History of Steamboats
Before trains, cars, trucks and airplanes existed, rivers were used for travel. They carried people and goods from one place to another. River travel was often slow because speed of travel depended on the river current and manpower. That all changed with the introduction of steampowered boats in the late 1700s and early 1800s. The steam-powered boats could travel at the astonishing speed of up to five miles per hour. They soon revolutionized river travel and trade, and dominated the waterways. The dangers of steamboat travel such as explosions, sinkings, Indian attacks, and daring steamboat races captured the imagination of the country. The great steam-powered boats of the nineteenth and twentieth centuries also played an important role in the expansion of the United States to the west. Eventually, other forms of transportation became more important than steamboats, but during their day, they ruled the nation’s rivers. Early Steamboat History The years after the Revolutionary War were years of growth in the southeastern United States. At the heart of this westward growth were southern rivers like the Mississippi, Alabama, Apalachicola, Chattahoochee, and Flint to name a few. In [page 1]
“In 1798, the Mississippi Territory, including what is now Alabama and Mississippi, was created. Then in 1803, the Louisiana Purchase gave the newly formed United States the city of New Orleans and the large Louisiana Territory. The rivers flowing through Alabama, Mississippi, and Louisiana provided a way for settlers to move west from states like Georgia and South Carolina. Cities grew along the rivers to make trade and transportation easier. By 1810, flat-bottomed keelboats were carrying goods along the South’s rivers. These keelboats brought goods to and from towns and to port cities like Mobile and New Orleans. The speed of these boats depended on the river current; and if the riverboatmen changed their cargo and returned upriver from where they started, they had to pole the boats against the current. A round trip could take as long as nine months. Because the trip upstream was so difficult, keelboat owners often took apart their boats at their destination and sold the timber.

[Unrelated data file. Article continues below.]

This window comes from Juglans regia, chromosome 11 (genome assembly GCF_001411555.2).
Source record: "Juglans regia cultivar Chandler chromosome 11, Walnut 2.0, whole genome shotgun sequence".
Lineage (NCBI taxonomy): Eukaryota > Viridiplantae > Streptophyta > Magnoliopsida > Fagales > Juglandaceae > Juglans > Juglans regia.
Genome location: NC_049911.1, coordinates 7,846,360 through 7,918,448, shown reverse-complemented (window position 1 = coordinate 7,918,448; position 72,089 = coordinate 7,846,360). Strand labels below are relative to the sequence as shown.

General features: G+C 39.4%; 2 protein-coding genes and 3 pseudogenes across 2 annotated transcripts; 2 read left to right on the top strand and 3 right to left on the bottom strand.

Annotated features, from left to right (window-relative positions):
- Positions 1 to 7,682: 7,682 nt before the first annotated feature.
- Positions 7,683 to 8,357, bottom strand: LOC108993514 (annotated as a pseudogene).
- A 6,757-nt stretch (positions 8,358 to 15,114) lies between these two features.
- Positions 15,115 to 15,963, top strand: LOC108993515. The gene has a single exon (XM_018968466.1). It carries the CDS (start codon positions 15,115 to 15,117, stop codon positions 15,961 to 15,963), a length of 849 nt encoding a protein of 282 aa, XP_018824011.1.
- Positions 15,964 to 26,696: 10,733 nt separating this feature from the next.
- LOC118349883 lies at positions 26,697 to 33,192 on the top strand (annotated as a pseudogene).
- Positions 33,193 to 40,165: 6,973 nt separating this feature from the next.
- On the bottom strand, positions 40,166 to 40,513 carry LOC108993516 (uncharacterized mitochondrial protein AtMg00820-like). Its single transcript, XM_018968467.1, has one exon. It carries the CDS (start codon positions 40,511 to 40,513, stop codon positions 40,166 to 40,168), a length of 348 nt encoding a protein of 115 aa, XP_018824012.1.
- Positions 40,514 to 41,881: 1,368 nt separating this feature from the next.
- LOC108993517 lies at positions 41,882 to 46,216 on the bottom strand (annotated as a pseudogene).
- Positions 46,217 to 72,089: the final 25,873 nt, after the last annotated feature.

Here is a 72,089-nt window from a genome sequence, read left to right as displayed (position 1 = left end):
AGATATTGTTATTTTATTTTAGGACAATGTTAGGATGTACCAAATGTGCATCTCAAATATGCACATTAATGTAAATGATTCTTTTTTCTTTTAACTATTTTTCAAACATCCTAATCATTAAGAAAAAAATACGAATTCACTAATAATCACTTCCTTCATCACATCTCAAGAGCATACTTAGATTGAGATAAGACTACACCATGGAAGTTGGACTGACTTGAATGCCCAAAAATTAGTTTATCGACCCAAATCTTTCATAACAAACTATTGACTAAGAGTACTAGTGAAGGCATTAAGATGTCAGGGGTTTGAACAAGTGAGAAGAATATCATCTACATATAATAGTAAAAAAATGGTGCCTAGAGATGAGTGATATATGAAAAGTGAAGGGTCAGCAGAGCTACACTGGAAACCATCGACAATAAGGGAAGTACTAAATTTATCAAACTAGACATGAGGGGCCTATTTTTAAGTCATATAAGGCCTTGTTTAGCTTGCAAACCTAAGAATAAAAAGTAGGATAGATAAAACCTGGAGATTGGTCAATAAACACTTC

[This is what happened in Strange but True Tales by George Washington Cable]They would then make the trip back home overland. Keelboats were the most common way of river travel until the mid-nineteenth century when the quicker and more powerful steamboats gained popularity. In 1769, a Scotsman named James Watt invented an engine that was run by steam. Once inventors learned about the steam engine they began to experiment with using it to run boats. The first man to build a steamboat in the United States was John Fitch. In 1787, Fitch built a 45-foot steamboat that he sailed down the Delaware River while members of the Constitutional Convention watched. John Fitch built four more steamboats, but they were expensive to build and to operate. Because they were so expensive, his steamboats were unsuccessful. The first successful steamboat was the Clermont, which was built by American inventor Robert Fulton in 1807. The Clermont was the combined effort of Fulton and Robert Livingston. Fulton was born in Lancaster County, Pennsylvania. By the age of 17, he was working as a painter in Philadelphia. In 1786, Fulton moved to London where he turned his lifelong interest in science and engineering into a new career. Fulton was especially interested in the use of steam engines and the possibility of using one to run a boat. He was also interested in canal [pg. 2]